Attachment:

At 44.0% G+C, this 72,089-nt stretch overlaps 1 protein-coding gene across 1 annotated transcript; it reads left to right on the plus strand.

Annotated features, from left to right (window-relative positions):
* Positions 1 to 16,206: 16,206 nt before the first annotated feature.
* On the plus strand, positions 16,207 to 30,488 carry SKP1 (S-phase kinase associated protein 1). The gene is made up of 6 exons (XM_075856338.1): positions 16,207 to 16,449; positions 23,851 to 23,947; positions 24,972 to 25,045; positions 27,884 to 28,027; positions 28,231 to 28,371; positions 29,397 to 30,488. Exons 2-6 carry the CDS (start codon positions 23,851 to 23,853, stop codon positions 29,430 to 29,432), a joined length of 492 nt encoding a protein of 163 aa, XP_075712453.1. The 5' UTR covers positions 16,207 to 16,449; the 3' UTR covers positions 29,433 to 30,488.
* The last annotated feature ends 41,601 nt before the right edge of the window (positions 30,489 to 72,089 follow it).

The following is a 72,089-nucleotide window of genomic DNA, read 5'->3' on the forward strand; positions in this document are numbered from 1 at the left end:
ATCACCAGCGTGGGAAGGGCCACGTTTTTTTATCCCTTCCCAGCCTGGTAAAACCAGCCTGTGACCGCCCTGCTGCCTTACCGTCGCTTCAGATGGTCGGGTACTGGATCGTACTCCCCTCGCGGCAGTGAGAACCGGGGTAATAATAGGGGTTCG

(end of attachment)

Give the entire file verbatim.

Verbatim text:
At 44.0% G+C, this 72,089-nt stretch overlaps 1 protein-coding gene across 1 annotated transcript; it reads left to right on the plus strand.

Annotated features, from left to right (window-relative positions):
* Positions 1 to 16,206: 16,206 nt before the first annotated feature.
* On the plus strand, positions 16,207 to 30,488 carry SKP1 (S-phase kinase associated protein 1). The gene is made up of 6 exons (XM_075856338.1): positions 16,207 to 16,449; positions 23,851 to 23,947; positions 24,972 to 25,045; positions 27,884 to 28,027; positions 28,231 to 28,371; positions 29,397 to 30,488. Exons 2-6 carry the CDS (start codon positions 23,851 to 23,853, stop codon positions 29,430 to 29,432), a joined length of 492 nt encoding a protein of 163 aa, XP_075712453.1. The 5' UTR covers positions 16,207 to 16,449; the 3' UTR covers positions 29,433 to 30,488.
* The last annotated feature ends 41,601 nt before the right edge of the window (positions 30,489 to 72,089 follow it).

The following is a 72,089-nucleotide window of genomic DNA, read 5'->3' on the forward strand; positions in this document are numbered from 1 at the left end:
ATCACCAGCGTGGGAAGGGCCACGTTTTTTTATCCCTTCCCAGCCTGGTAAAACCAGCCTGTGACCGCCCTGCTGCCTTACCGTCGCTTCAGATGGTCGGGTACTGGATCGTACTCCCCTCGCGGCAGTGAGAACCGGGGTAATAATAGGGGTTCG